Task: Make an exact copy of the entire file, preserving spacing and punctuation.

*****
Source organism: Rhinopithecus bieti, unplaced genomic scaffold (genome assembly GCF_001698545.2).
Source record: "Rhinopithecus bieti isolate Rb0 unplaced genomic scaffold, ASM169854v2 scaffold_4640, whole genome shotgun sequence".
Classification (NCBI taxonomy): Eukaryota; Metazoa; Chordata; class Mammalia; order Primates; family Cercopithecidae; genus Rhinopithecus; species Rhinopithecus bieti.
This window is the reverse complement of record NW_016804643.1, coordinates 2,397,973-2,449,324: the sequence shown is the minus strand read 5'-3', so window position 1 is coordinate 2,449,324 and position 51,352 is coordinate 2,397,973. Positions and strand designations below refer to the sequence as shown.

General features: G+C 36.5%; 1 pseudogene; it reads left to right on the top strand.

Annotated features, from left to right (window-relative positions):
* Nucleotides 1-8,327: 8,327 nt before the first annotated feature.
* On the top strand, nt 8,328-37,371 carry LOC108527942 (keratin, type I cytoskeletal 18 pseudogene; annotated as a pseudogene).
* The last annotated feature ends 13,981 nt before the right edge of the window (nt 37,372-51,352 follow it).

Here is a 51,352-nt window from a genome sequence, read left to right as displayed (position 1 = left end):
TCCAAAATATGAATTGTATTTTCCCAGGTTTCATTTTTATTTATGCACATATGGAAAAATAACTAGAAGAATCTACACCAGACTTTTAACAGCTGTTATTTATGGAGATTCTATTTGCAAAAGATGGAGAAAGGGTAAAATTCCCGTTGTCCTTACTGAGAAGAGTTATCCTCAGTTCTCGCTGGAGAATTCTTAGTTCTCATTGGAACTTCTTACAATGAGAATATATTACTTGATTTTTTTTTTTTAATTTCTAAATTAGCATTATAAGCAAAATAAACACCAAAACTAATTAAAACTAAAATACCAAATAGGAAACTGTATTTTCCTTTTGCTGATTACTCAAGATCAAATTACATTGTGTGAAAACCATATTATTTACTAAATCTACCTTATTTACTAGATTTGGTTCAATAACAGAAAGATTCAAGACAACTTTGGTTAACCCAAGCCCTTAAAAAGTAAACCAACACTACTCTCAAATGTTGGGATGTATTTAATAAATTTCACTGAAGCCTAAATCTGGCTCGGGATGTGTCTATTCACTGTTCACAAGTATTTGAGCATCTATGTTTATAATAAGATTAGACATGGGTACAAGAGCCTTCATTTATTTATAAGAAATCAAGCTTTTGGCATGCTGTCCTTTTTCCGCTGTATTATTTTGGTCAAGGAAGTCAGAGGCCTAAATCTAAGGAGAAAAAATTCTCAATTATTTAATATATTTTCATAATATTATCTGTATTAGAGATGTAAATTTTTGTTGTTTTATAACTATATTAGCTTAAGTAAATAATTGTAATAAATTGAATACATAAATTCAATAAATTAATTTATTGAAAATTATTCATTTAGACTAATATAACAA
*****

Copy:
Source organism: Rhinopithecus bieti, unplaced genomic scaffold (genome assembly GCF_001698545.2).
Source record: "Rhinopithecus bieti isolate Rb0 unplaced genomic scaffold, ASM169854v2 scaffold_4640, whole genome shotgun sequence".
Classification (NCBI taxonomy): Eukaryota; Metazoa; Chordata; class Mammalia; order Primates; family Cercopithecidae; genus Rhinopithecus; species Rhinopithecus bieti.
This window is the reverse complement of record NW_016804643.1, coordinates 2,397,973-2,449,324: the sequence shown is the minus strand read 5'-3', so window position 1 is coordinate 2,449,324 and position 51,352 is coordinate 2,397,973. Positions and strand designations below refer to the sequence as shown.

General features: G+C 36.5%; 1 pseudogene; it reads left to right on the top strand.

Annotated features, from left to right (window-relative positions):
* Nucleotides 1-8,327: 8,327 nt before the first annotated feature.
* On the top strand, nt 8,328-37,371 carry LOC108527942 (keratin, type I cytoskeletal 18 pseudogene; annotated as a pseudogene).
* The last annotated feature ends 13,981 nt before the right edge of the window (nt 37,372-51,352 follow it).

Here is a 51,352-nt window from a genome sequence, read left to right as displayed (position 1 = left end):
TCCAAAATATGAATTGTATTTTCCCAGGTTTCATTTTTATTTATGCACATATGGAAAAATAACTAGAAGAATCTACACCAGACTTTTAACAGCTGTTATTTATGGAGATTCTATTTGCAAAAGATGGAGAAAGGGTAAAATTCCCGTTGTCCTTACTGAGAAGAGTTATCCTCAGTTCTCGCTGGAGAATTCTTAGTTCTCATTGGAACTTCTTACAATGAGAATATATTACTTGATTTTTTTTTTTTAATTTCTAAATTAGCATTATAAGCAAAATAAACACCAAAACTAATTAAAACTAAAATACCAAATAGGAAACTGTATTTTCCTTTTGCTGATTACTCAAGATCAAATTACATTGTGTGAAAACCATATTATTTACTAAATCTACCTTATTTACTAGATTTGGTTCAATAACAGAAAGATTCAAGACAACTTTGGTTAACCCAAGCCCTTAAAAAGTAAACCAACACTACTCTCAAATGTTGGGATGTATTTAATAAATTTCACTGAAGCCTAAATCTGGCTCGGGATGTGTCTATTCACTGTTCACAAGTATTTGAGCATCTATGTTTATAATAAGATTAGACATGGGTACAAGAGCCTTCATTTATTTATAAGAAATCAAGCTTTTGGCATGCTGTCCTTTTTCCGCTGTATTATTTTGGTCAAGGAAGTCAGAGGCCTAAATCTAAGGAGAAAAAATTCTCAATTATTTAATATATTTTCATAATATTATCTGTATTAGAGATGTAAATTTTTGTTGTTTTATAACTATATTAGCTTAAGTAAATAATTGTAATAAATTGAATACATAAATTCAATAAATTAATTTATTGAAAATTATTCATTTAGACTAATATAACAA